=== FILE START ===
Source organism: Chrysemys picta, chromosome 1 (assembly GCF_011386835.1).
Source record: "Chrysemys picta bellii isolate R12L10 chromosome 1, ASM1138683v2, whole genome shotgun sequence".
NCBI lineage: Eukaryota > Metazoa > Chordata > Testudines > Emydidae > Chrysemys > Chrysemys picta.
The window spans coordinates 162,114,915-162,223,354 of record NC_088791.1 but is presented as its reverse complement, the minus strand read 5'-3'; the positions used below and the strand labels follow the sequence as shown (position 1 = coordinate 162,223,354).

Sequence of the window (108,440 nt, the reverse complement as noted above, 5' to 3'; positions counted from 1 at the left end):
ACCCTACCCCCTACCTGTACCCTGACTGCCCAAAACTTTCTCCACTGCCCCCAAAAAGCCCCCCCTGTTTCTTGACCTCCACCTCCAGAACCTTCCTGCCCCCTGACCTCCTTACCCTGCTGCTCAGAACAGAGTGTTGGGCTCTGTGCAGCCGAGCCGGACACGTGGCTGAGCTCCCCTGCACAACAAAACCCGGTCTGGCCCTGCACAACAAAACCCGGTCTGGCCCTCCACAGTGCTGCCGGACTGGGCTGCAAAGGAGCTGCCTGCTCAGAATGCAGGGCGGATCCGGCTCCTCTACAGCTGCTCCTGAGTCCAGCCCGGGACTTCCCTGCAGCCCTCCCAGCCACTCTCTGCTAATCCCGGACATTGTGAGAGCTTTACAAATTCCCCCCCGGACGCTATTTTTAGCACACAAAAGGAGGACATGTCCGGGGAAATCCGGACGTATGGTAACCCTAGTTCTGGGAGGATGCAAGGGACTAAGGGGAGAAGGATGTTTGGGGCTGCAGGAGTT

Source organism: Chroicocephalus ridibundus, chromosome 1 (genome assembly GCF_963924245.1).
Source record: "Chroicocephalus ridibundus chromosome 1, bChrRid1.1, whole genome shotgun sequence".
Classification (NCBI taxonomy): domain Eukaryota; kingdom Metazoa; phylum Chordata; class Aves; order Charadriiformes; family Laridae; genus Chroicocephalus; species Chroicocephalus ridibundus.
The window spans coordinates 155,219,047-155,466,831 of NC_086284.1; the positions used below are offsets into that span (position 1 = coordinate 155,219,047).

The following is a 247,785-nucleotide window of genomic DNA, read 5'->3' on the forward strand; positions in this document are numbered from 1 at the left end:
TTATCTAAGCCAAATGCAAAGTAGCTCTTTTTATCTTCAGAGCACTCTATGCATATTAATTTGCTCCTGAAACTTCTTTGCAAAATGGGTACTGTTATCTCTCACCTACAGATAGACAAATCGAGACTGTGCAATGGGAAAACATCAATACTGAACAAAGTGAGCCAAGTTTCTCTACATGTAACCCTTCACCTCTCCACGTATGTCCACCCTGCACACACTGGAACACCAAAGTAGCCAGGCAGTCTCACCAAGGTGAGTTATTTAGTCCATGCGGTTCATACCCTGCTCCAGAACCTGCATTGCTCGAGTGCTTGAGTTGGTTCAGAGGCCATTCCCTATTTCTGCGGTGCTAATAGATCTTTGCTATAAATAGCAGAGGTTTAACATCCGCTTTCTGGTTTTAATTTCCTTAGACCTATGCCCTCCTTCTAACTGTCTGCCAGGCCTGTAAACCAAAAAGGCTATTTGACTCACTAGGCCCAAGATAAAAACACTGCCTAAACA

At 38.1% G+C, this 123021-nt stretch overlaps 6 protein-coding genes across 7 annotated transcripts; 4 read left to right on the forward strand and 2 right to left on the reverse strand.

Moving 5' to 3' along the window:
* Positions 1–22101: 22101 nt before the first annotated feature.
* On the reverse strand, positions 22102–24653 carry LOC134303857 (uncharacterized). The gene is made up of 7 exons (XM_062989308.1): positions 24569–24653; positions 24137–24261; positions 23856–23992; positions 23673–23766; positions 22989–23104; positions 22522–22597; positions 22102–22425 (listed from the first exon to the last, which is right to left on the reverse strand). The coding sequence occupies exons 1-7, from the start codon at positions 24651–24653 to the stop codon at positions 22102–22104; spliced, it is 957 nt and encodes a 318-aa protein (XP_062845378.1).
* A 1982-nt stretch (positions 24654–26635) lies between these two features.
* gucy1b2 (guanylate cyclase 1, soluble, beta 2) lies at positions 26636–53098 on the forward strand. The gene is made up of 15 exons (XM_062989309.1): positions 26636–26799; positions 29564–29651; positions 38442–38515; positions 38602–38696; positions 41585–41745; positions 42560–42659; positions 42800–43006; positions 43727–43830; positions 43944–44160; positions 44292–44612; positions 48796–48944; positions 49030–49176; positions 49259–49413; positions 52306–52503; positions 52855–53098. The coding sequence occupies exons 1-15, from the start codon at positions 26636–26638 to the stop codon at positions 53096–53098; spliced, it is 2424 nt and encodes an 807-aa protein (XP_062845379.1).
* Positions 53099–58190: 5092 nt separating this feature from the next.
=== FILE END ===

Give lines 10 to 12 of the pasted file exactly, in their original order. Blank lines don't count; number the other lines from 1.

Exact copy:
The window spans coordinates 155,219,047-155,466,831 of NC_086284.1; the positions used below are offsets into that span (position 1 = coordinate 155,219,047).

The following is a 247,785-nucleotide window of genomic DNA, read 5'->3' on the forward strand; positions in this document are numbered from 1 at the left end:
TTATCTAAGCCAAATGCAAAGTAGCTCTTTTTATCTTCAGAGCACTCTATGCATATTAATTTGCTCCTGAAACTTCTTTGCAAAATGGGTACTGTTATCTCTCACCTACAGATAGACAAATCGAGACTGTGCAATGGGAAAACATCAATACTGAACAAAGTGAGCCAAGTTTCTCTACATGTAACCCTTCACCTCTCCACGTATGTCCACCCTGCACACACTGGAACACCAAAGTAGCCAGGCAGTCTCACCAAGGTGAGTTATTTAGTCCATGCGGTTCATACCCTGCTCCAGAACCTGCATTGCTCGAGTGCTTGAGTTGGTTCAGAGGCCATTCCCTATTTCTGCGGTGCTAATAGATCTTTGCTATAAATAGCAGAGGTTTAACATCCGCTTTCTGGTTTTAATTTCCTTAGACCTATGCCCTCCTTCTAACTGTCTGCCAGGCCTGTAAACCAAAAAGGCTATTTGACTCACTAGGCCCAAGATAAAAACACTGCCTAAACA